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7 Mar 2007 : Column 2020Wcontinued
Mr. Redwood: To ask the Chancellor of the Exchequer what his Department's estimate is of the cost of means-tested benefits based upon the retirement ages proposed in the Pension White Paper for each from 2006 to 2052 for those (a) aged 65 to 69 years, (b) aged 70 to 74 years and (c) aged 75 years and over; and what his estimate is of the cost of administering these benefits in 2006. 
James Purnell: I have been asked to reply.
The cost of means-tested benefits for each year from 2006 to 2050 is set out in the following table. The level of administration subsidy paid by the Department for Work and Pensions to local authorities in 2006-07 is £555 million. The cost of administering pension credit claims in 2006 is not available. The cost of administering pension credit claims during the year to March 2005 has been estimated as £237 million. This figure is an approximate assessment only. The Pension Service continues to develop its unit cost information and a modern resource management system which will support improved costing analysis is being developed. The timescales of when this will be rolled out across the Department are not currently known.
|Projected expenditure by age band for means-tested benefits, 2006-07 to 2050-51|
|Aged 65-69||Aged 70-74||Aged 75 years and over|
1. Estimates are given in £ millions, 2006-07 prices.
2. Figures refer to financial years. For example 2006 refers to 2006-07. Estimates for 2051-52 and 2052-53 are not available. 3. All expenditure projections apply to the whole of the United Kingdom. 4. Expenditure is projected under the reforms presented in the Pensions Bill Regulatory Impact Assessment. 5. Expenditure on means-tested benefits included pension credit, housing benefit and council tax benefit. 6. Housing benefit costs reflect the total amounts paid to beneficiaries, irrespective of the source of funding, and include benefit spending reimbursed by DWP, spending on rent rebates financed within local authorities housing revenue accounts, and benefit spending financed from local authorities general funds.
Mr. Sheerman: To ask the Chancellor of the Exchequer what assessment he has made of the extent to which companies based in other European countries have received (a) financial and (b) other assistance from their respective Governments to mount bids for the takeover of UK-based companies. 
Ed Balls: European Community law enshrines the right of free and open competition between member states, which has enabled the UK to take advantage of increasing global trade, and benefit from new ideas and management techniques. The European Commission monitors and is responsible for tackling measures and Government support that distort or threaten to distort European competition. The UK actively supports the Commissions work in eliminating inefficient state subsidies.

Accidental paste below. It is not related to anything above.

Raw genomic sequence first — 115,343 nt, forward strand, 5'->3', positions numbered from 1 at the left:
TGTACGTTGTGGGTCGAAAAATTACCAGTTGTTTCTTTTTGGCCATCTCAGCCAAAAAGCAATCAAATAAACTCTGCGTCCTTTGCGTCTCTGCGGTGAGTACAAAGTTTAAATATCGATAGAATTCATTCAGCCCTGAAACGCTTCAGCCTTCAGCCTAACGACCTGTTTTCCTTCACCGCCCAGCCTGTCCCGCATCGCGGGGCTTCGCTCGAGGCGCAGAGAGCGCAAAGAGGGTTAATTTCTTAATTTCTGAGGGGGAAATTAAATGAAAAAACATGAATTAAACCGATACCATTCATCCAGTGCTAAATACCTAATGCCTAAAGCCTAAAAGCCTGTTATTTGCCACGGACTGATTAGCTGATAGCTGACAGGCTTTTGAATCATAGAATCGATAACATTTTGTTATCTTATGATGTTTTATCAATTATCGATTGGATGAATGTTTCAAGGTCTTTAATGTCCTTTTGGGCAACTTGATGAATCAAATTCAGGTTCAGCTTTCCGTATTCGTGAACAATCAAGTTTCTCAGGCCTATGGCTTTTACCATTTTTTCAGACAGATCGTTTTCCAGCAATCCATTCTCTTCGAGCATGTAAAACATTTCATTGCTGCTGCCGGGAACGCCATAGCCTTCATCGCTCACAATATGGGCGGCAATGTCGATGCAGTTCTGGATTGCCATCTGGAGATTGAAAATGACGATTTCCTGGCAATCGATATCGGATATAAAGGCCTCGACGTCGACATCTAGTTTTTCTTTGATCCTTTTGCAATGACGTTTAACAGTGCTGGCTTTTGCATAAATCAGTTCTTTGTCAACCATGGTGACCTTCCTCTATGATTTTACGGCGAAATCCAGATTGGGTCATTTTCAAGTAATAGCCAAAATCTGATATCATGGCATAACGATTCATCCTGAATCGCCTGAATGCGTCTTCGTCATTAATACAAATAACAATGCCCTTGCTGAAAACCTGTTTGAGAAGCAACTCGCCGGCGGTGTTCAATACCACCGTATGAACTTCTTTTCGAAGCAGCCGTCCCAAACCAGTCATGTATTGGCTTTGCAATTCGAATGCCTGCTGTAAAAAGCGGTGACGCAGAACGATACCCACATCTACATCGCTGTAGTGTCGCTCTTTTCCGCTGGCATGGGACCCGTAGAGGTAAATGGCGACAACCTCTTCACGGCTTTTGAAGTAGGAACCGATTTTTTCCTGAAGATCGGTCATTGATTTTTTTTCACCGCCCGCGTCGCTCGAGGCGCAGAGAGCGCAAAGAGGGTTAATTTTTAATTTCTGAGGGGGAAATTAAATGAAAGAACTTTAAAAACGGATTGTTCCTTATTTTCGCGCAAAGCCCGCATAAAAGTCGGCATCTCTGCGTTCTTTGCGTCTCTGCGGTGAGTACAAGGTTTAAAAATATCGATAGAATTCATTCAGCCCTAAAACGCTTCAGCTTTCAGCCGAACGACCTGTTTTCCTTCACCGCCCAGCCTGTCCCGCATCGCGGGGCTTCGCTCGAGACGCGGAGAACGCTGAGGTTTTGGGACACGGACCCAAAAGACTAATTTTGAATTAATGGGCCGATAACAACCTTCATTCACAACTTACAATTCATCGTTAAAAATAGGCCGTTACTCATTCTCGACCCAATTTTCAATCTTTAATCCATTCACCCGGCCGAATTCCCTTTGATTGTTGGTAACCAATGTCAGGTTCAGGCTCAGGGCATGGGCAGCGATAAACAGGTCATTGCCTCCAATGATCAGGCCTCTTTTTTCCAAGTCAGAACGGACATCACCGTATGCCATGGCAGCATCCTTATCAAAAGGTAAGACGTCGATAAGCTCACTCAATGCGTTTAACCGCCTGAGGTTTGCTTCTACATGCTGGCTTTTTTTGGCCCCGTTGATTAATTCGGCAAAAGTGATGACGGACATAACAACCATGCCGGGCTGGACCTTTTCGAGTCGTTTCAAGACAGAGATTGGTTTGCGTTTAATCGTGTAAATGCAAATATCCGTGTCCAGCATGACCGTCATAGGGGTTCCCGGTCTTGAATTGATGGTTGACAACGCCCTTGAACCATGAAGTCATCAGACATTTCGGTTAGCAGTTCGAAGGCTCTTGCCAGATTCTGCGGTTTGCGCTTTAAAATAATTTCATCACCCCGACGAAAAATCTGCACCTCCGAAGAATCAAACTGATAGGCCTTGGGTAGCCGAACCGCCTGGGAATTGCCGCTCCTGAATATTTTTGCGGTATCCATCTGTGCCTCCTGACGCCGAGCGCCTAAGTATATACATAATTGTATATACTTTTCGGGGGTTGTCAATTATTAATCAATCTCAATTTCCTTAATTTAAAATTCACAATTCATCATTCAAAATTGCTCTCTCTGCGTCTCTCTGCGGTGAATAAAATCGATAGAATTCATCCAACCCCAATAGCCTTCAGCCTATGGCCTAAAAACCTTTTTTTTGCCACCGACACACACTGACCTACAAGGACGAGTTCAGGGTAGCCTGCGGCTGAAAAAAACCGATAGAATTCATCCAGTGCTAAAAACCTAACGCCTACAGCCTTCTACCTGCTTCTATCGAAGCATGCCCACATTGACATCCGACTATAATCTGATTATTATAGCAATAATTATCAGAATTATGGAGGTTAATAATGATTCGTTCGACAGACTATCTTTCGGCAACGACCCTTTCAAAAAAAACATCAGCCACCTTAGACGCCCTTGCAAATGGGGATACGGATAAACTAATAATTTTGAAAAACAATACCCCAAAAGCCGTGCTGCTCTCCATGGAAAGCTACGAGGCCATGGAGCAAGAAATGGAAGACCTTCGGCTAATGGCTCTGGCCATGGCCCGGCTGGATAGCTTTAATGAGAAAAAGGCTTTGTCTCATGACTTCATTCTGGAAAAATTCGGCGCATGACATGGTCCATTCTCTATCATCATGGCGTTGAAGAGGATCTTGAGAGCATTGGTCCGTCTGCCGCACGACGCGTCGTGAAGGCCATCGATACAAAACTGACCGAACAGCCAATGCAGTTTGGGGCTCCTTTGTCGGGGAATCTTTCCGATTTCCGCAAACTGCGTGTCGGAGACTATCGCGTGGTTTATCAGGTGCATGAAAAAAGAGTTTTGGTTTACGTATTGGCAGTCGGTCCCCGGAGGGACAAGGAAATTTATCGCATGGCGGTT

16. Natascha Engel: To ask the Deputy Prime Minister what recent discussions he has had with counterparts in other European states on climate change. 
The Deputy Prime Minister: Last week I met the director-general and senior officials at the World Health Organisation in Geneva to discuss the very serious effects that climate change is having on public health, and on the growth of the worlds big cities.
And through the UK China Task Force, I am discussing with the Chinese Government how we can share our knowledge and expertise to develop a policy for more sustainable cities both in the EU and Asia.
In September, I attended the ASEM leaders conference in Helsinki on behalf of the Prime Minister last September, and also a major European conference in Portugal, where I discussed progress on the post-Kyoto agenda and climate change.
17. Ms Diana R. Johnson: To ask the Deputy Prime Minister what events have been agreed to commemorate the 200(th) anniversary of the abolition of the slave trade. 
The Deputy Prime Minister: The Government are supporting and facilitating events being staged by grassroots, community and faith groups across the country throughout 2007. They are also supporting museums, heritage organisations and local councils that are staging their own commemorative exhibitions and events.
Government have not directed how local communities should commemorate the year; events planned locally are most appropriate and relevant to the communities in which they are staged.
The hon. Member is aware of the commemorations being planned in the city of Hull, for which I hope she will be joining my right hon. Friend the Secretary of State for Education and myself.
18. John Robertson: To ask the Deputy Prime Minister what discussions he has had on trade and investment with China in his capacity as chair of the China Task Force; and if he will make a statement. 
The Deputy Prime Minister: I discuss trade and investment as a matter of course during my bilateral meetings with members of the Chinese leadership, including recent meetings with Premier Wen in September 2006 and State Councillor Tang in October.
Senior members of the Chinese Government have made clear that the Task Force continues to enjoy a very high status in China. This has created a favourable context for the promotion of UK business and other interests.
Task Force recommendations have resulted in the Joint Economic and Trade Commission being revamped, and the establishment of programmes in five key trade areas.
These programmes are making excellent progress in the fields of:
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